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A government bailout occurs when a government body directly or indirectly contributes funds to a business or industry to prevent it from failing. Government bailouts have a long and often troubled history throughout the world, but can provide vital relief for short-term economic crises. Understanding the risks and possible rewards of a government bailout is important to determining if they are the correct strategical response to a given economic crisis.
A bailout by a government infuses an organization with a supply of money. This may either be done through a direct transfer of funds, known as “direct funding,” or by “indirect funding,” which entails purchasing bad assets from the business at high prices. In both cases, the desired outcome is to give the business liquid assets that can be used to continue operations during an economic crisis or re-organization period.
A government bailout may be considered necessary if the business in question represents a significant investment or mainstay of the national economy. During the banking crisis beginning in the United States in 2007, for instance, proponents of bailout plans highlighted the risk to millions of American investors and account holders should large banking institutions be permitted to fail. In Japan during the 1990s, it became government policy to keep banking and other large industries afloat through repeated bailouts, in order to curb unemployment and economic downturn. An organization that is of significant value to the national economy may be a likely candidate for a bailout, since the consequences of the business' insolvency may pose a greater economic threat.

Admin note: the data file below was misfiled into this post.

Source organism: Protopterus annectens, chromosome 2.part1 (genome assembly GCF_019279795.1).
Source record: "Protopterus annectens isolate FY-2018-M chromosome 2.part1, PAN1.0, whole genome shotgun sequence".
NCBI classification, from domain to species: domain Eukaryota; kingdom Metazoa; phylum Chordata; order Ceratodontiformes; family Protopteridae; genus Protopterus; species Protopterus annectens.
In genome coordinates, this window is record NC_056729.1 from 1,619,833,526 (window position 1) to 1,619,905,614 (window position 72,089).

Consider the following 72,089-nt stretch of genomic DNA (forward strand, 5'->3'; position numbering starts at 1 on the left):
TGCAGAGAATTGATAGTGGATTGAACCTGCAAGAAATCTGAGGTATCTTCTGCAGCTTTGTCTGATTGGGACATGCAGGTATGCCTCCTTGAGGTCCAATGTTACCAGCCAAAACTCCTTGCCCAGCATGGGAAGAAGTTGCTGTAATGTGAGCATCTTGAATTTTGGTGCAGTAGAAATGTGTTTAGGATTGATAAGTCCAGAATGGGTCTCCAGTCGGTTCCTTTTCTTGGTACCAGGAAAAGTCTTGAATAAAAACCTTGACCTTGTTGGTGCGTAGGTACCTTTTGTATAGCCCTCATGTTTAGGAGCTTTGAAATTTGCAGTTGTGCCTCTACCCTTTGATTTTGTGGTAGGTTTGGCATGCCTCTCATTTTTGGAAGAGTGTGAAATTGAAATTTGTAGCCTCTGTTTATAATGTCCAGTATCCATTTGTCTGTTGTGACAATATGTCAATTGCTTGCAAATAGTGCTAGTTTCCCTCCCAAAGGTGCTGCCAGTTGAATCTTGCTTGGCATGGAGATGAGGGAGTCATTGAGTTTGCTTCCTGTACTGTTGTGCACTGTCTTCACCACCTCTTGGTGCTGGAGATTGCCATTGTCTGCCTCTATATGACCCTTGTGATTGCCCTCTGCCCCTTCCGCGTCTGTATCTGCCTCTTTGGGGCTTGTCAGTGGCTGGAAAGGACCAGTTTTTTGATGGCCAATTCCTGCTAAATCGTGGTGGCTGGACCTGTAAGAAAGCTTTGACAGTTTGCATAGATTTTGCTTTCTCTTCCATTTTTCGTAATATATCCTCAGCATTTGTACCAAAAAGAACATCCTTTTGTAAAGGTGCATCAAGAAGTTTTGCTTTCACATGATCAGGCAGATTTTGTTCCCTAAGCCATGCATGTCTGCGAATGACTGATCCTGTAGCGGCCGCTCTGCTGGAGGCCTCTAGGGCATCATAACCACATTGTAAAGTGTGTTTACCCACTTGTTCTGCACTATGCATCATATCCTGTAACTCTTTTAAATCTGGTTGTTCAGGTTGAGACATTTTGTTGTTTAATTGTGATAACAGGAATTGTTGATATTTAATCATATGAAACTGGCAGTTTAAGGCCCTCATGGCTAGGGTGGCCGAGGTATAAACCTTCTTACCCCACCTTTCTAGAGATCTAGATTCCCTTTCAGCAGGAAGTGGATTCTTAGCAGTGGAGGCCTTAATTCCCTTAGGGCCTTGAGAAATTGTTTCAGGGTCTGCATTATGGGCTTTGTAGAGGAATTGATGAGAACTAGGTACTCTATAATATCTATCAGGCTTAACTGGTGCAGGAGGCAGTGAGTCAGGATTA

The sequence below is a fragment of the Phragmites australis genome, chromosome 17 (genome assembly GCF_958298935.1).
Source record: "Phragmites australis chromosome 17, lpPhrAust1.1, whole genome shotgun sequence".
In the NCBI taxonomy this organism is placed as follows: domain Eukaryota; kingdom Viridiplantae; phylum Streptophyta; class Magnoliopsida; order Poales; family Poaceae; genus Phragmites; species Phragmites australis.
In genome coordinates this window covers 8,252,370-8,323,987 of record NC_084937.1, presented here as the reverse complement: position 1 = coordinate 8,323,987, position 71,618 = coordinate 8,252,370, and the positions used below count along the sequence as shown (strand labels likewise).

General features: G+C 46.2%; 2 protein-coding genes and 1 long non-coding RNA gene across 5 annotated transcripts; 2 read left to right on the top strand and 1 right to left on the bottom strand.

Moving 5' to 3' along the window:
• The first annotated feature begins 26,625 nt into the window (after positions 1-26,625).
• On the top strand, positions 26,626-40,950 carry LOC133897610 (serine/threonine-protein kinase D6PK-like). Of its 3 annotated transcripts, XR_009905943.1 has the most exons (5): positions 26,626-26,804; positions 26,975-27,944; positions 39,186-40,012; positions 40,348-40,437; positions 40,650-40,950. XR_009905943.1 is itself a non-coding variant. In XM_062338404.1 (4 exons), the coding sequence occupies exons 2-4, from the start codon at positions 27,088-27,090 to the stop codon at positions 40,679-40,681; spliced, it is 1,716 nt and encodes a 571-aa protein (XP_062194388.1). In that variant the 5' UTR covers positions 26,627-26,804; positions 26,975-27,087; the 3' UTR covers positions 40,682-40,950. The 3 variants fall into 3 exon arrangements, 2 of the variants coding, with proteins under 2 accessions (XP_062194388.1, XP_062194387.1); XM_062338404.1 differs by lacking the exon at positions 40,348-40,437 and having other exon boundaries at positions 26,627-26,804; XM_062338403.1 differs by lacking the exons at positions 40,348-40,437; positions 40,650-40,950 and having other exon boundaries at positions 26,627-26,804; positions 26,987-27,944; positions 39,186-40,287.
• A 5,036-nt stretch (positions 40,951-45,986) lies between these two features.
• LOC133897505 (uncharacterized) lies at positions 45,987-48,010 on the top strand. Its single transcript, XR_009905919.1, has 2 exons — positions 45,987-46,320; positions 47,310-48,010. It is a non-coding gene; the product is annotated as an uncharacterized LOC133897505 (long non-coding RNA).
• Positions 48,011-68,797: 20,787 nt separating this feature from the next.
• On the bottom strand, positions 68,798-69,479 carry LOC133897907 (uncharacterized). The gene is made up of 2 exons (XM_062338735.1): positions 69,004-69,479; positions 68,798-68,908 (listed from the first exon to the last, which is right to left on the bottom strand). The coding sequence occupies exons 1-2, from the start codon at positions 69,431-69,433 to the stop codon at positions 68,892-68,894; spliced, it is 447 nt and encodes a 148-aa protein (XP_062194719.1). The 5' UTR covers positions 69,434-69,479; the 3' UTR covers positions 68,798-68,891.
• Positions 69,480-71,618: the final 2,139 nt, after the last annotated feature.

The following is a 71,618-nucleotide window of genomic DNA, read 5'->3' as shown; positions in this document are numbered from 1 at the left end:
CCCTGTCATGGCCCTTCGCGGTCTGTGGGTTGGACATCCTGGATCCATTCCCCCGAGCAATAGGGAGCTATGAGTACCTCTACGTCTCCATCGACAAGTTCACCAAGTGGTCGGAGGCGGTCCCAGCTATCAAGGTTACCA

Another reason a government bailout may be considered is if the industry in question provides a service available nowhere else. In the mid-20th century, the US government bailed out railroad companies in the wake of massively falling revenues due to the popularity of flying for long-distance transportation. In order to keep railroads running at all, the government felt it necessary to step in with emergency funding, which many American railroad services still rely on in the 21st century.
Though a government bailout can help a necessary company through a short-term crisis, they entail many risks. First, they can disrupt the natural order of a market economy, which dictates that poorly performing companies need to be allowed to fail. Secondly, they can artificially inflate the value of a business, which in turn may drive up stock prices incorrectly. Third, they may create an ethically dangerous situation, where executives and managers at large companies can continue to do bad business because they are aware that the government will bail them out. Fourth, it may create an open-ended situation with no stop date, meaning that bailouts using taxpayer money may continue to prop up poorly performing but large corporations in perpetuity.
Bailouts are very risky and, sadly, all too common these days. I put my money in banks that didn't need any bailout money and proudly drive a Ford (made in Detroit and with the Union label to prove it).
Why? Ford is well run and didn't need a bailout and the same is true of my bank. The companies that look after their money, avoid unnecessary risks and make good products deserve our support while others should simply go out of business instead of continuing to function on the taxpayers' dime.